My favorite performance came from Antar Machado. He wears a boyish sadness that is brutally honest. You can tell how much he loves Sofía (Demian Hernández) just by how he looks at her. Machado and Sotomayor perfectly capture a teenage boy’s first love and the heartache that comes when the other person doesn’t feel the same way. Even when Lucas knows it’s hopeless he still wants to try. It’s heartbreaking.

Dominga Sotomayor’s Too Late to Die Young is a touching and unforgettable film. Her screenplay has some clichés, but her characters are so real that the clichés come off more as stereotypes than lazy screenwriting. I highly recommend Too Late to Die Young. It feels criminally unwatched right now.

7.7/10.0

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2010-19 2019 Reviews

Jay and Silent Bob Reboot Almost Falls Flat

I want to start this review with stating that I’m a huge Kevin Smith fan. Clerks is one of my favorite low-budget films of all time and Smith made a huge impact on me during my later teen years. I’m also not a “fan” who’s actually a former fan and wants every opportunity to hate on Kevin Smith. With that being said, this review is coming from a real fan who wants Kevin Smith to succeed.

Holy cow, the first twenty-thirty minutes of this movie are awful. The beginning of Jay and Silent Bob Reboot attempts to taint the legacies of Clerks, Mallrats, Jay and Silent Bob Strike Back, and every other movie he’s ever made. Jay and Silent Bob Reboot’s start is even bad by 90s standards. What the heck was Justin Long doing? The writing is lousy and the jokes are lame. It’s so annoyingly and overtly self-aware I wanted to shut it off. The self-awareness isn’t as frequent as the rest of the movie goes on, so it makes you wonder why it’s so constant in the beginning. It ends up feeling like an incredibly misguided fan service.

In the beginning, the movie attacks reboots, but also is one. It feels like they’re picking on the fans who wanted Jay and Silent Bob Reboot in the first place and they’re being forced to make it. Is the beginning intentionally bad in order to make a commentary on the value of reboots? Was it a defense mechanism for the inevitable criticism and hate Kevin Smith planned to receive?

Jay and Silent Bob Reboot has plenty of cameos. Matt Damon gives the best one while Justin Long gives the worst one. Jason Lee does his best with the awful dialogue he’s given and it was nice seeing him after all these years. The cameos are more favorable than bad, which is good because when the film first kicks off it doesn’t seem like this will be the case. Adam Brody is funny and Ben Affleck has a really good cameo. Ben Affleck’s Holden McNeil serves as a vessel for Kevin Smith to do some self-reflecting. The conversation also serves as an explanation for Smith’s fans on why the quality of his films may have gone down. It’s a touching scene, especially coming from someone who doesn’t always put his personal life into his movies in such a straightforward and honest way.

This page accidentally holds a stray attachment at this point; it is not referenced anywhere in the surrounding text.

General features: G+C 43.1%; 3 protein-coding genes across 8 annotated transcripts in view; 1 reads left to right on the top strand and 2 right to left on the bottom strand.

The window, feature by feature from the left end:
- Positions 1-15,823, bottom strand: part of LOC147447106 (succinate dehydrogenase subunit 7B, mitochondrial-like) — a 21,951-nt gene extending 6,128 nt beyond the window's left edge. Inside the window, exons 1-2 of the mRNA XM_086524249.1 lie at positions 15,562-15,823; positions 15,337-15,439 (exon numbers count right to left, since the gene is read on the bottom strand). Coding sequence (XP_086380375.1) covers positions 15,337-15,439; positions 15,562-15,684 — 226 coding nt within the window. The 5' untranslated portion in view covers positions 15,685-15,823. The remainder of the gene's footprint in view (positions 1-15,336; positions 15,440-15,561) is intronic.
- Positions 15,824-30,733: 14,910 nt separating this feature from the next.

The rest of the movie is much better if you can get through the first twenty minutes. The beginning is awful, the middle is good, and the ending is unrealistic, weak camp. There are positives within Jay and Silent Bob Reboot. Jason Mewes gives his best performance to date. He shows more depth than he ever has due to his character’s relationship with his daughter Milly (Harley Quinn Smith). Through this relationship, Smith’s writing reaches a level of maturity I don’t remember seeing and his jokes blend with the narrative well when it’s dealing with its serious topics. It’s relatively easy to get through Jay and Silent Bob Reboot if you’re a longtime Kevin Smith fan. If you’re not, this will very likely be insufferable.

It’s starting to look more and more like Tusk is going to be Kevin Smith’s last great movie. He seems to be content with that and if he’s content with that, I am too. I just want Kevin Smith to be healthy and happy and I’m really glad he seems to be.

4.2/10.0